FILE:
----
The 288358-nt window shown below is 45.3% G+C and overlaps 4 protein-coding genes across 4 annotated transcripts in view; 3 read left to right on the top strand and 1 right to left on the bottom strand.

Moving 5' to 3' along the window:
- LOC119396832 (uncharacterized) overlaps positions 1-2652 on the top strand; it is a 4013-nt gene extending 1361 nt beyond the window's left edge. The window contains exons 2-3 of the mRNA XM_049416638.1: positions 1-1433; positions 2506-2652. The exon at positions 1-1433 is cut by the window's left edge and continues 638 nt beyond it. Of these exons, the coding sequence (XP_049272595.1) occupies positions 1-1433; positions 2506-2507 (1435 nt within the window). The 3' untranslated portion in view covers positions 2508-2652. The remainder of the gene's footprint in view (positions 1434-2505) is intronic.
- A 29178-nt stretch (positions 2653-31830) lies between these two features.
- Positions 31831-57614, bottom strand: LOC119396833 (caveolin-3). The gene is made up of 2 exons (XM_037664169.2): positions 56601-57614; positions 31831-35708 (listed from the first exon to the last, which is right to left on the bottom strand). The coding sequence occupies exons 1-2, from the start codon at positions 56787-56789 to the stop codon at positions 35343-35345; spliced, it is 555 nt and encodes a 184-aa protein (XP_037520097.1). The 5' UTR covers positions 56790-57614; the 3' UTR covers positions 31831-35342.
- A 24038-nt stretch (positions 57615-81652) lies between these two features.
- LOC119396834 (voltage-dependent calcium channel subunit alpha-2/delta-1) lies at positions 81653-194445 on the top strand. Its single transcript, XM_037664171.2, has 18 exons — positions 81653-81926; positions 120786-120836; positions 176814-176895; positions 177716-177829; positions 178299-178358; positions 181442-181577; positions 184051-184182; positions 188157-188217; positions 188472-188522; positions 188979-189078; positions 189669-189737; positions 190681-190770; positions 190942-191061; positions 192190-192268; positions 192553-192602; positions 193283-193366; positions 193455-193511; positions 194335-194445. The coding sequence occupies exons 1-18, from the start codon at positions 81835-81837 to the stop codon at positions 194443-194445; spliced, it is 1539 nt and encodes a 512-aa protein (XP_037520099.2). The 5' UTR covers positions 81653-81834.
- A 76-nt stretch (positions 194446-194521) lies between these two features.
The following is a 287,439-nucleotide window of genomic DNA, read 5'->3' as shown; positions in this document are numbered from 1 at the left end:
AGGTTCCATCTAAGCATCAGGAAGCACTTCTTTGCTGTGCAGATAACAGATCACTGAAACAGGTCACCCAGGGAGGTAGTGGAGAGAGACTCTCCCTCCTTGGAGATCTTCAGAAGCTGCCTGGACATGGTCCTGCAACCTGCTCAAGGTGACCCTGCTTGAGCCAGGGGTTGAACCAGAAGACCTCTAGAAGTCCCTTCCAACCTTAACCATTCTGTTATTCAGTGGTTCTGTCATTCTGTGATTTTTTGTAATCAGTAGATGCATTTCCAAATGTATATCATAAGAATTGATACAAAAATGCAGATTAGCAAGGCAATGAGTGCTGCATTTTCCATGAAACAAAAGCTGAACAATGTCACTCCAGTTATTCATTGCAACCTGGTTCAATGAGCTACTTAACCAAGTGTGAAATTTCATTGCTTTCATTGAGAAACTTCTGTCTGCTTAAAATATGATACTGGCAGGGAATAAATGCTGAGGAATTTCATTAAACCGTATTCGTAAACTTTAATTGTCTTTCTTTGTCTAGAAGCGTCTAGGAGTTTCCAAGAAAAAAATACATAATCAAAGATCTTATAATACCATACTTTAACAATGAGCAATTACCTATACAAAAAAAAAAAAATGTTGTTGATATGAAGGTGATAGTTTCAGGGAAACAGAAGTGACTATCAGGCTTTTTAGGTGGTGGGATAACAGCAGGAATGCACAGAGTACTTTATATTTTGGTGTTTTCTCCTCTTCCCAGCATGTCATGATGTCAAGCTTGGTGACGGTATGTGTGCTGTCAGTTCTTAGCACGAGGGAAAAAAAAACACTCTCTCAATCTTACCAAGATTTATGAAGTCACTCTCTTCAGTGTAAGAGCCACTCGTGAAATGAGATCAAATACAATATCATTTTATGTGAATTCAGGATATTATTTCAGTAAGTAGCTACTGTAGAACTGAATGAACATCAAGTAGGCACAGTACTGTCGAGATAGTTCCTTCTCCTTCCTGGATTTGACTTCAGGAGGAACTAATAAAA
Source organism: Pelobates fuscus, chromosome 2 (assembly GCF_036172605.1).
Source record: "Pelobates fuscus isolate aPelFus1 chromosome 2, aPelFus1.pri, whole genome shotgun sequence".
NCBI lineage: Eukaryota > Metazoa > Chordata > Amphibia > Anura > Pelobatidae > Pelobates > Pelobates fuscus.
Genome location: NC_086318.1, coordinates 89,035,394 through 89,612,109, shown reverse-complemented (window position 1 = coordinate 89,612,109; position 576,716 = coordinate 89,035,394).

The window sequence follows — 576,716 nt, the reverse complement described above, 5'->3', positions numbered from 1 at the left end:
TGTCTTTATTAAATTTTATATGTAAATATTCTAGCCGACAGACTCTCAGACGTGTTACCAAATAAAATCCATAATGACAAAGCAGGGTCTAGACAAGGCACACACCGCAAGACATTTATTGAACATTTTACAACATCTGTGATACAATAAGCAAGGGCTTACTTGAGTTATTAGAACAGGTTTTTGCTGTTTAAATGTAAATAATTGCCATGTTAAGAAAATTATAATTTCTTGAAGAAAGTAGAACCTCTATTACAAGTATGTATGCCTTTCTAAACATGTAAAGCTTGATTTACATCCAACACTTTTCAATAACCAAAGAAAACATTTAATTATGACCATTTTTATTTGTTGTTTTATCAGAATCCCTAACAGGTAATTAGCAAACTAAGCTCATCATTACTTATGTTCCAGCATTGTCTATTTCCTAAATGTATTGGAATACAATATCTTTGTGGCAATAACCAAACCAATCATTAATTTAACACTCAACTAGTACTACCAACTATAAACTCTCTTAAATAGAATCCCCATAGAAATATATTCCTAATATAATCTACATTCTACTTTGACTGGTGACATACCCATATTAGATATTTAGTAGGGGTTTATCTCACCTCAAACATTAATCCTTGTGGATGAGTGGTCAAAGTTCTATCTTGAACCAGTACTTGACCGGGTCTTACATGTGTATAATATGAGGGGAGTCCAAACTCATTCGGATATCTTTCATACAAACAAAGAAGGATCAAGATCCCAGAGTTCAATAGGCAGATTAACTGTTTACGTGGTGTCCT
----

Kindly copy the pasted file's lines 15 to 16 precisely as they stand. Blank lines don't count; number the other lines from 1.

The window sequence follows — 576,716 nt, the reverse complement described above, 5'->3', positions numbered from 1 at the left end:
TGTCTTTATTAAATTTTATATGTAAATATTCTAGCCGACAGACTCTCAGACGTGTTACCAAATAAAATCCATAATGACAAAGCAGGGTCTAGACAAGGCACACACCGCAAGACATTTATTGAACATTTTACAACATCTGTGATACAATAAGCAAGGGCTTACTTGAGTTATTAGAACAGGTTTTTGCTGTTTAAATGTAAATAATTGCCATGTTAAGAAAATTATAATTTCTTGAAGAAAGTAGAACCTCTATTACAAGTATGTATGCCTTTCTAAACATGTAAAGCTTGATTTACATCCAACACTTTTCAATAACCAAAGAAAACATTTAATTATGACCATTTTTATTTGTTGTTTTATCAGAATCCCTAACAGGTAATTAGCAAACTAAGCTCATCATTACTTATGTTCCAGCATTGTCTATTTCCTAAATGTATTGGAATACAATATCTTTGTGGCAATAACCAAACCAATCATTAATTTAACACTCAACTAGTACTACCAACTATAAACTCTCTTAAATAGAATCCCCATAGAAATATATTCCTAATATAATCTACATTCTACTTTGACTGGTGACATACCCATATTAGATATTTAGTAGGGGTTTATCTCACCTCAAACATTAATCCTTGTGGATGAGTGGTCAAAGTTCTATCTTGAACCAGTACTTGACCGGGTCTTACATGTGTATAATATGAGGGGAGTCCAAACTCATTCGGATATCTTTCATACAAACAAAGAAGGATCAAGATCCCAGAGTTCAATAGGCAGATTAACTGTTTACGTGGTGTCCT